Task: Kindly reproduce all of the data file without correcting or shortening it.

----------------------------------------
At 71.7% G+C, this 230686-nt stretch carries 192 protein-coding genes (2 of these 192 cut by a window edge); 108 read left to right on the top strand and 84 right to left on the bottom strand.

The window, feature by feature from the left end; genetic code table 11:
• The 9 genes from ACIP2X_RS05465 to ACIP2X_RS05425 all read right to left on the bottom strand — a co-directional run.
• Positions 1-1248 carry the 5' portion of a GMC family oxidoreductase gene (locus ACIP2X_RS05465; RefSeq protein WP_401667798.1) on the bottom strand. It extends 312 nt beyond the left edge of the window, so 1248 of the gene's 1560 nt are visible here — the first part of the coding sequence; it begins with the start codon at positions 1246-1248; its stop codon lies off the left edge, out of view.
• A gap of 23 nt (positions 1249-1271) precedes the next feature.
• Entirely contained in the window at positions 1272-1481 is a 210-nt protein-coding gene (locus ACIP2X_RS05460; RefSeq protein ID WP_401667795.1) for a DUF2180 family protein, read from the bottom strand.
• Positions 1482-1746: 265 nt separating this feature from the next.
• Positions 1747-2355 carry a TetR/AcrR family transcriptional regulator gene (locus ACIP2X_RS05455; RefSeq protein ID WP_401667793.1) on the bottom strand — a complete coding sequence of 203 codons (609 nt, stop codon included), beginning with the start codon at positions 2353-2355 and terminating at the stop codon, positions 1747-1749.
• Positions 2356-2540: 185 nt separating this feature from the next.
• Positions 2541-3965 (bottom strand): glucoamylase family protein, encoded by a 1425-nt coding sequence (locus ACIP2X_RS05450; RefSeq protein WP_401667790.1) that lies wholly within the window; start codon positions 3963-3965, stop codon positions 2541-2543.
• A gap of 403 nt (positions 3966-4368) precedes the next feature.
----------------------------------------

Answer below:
At 71.7% G+C, this 230686-nt stretch carries 192 protein-coding genes (2 of these 192 cut by a window edge); 108 read left to right on the top strand and 84 right to left on the bottom strand.

The window, feature by feature from the left end; genetic code table 11:
• The 9 genes from ACIP2X_RS05465 to ACIP2X_RS05425 all read right to left on the bottom strand — a co-directional run.
• Positions 1-1248 carry the 5' portion of a GMC family oxidoreductase gene (locus ACIP2X_RS05465; RefSeq protein WP_401667798.1) on the bottom strand. It extends 312 nt beyond the left edge of the window, so 1248 of the gene's 1560 nt are visible here — the first part of the coding sequence; it begins with the start codon at positions 1246-1248; its stop codon lies off the left edge, out of view.
• A gap of 23 nt (positions 1249-1271) precedes the next feature.
• Entirely contained in the window at positions 1272-1481 is a 210-nt protein-coding gene (locus ACIP2X_RS05460; RefSeq protein ID WP_401667795.1) for a DUF2180 family protein, read from the bottom strand.
• Positions 1482-1746: 265 nt separating this feature from the next.
• Positions 1747-2355 carry a TetR/AcrR family transcriptional regulator gene (locus ACIP2X_RS05455; RefSeq protein ID WP_401667793.1) on the bottom strand — a complete coding sequence of 203 codons (609 nt, stop codon included), beginning with the start codon at positions 2353-2355 and terminating at the stop codon, positions 1747-1749.
• Positions 2356-2540: 185 nt separating this feature from the next.
• Positions 2541-3965 (bottom strand): glucoamylase family protein, encoded by a 1425-nt coding sequence (locus ACIP2X_RS05450; RefSeq protein WP_401667790.1) that lies wholly within the window; start codon positions 3963-3965, stop codon positions 2541-2543.
• A gap of 403 nt (positions 3966-4368) precedes the next feature.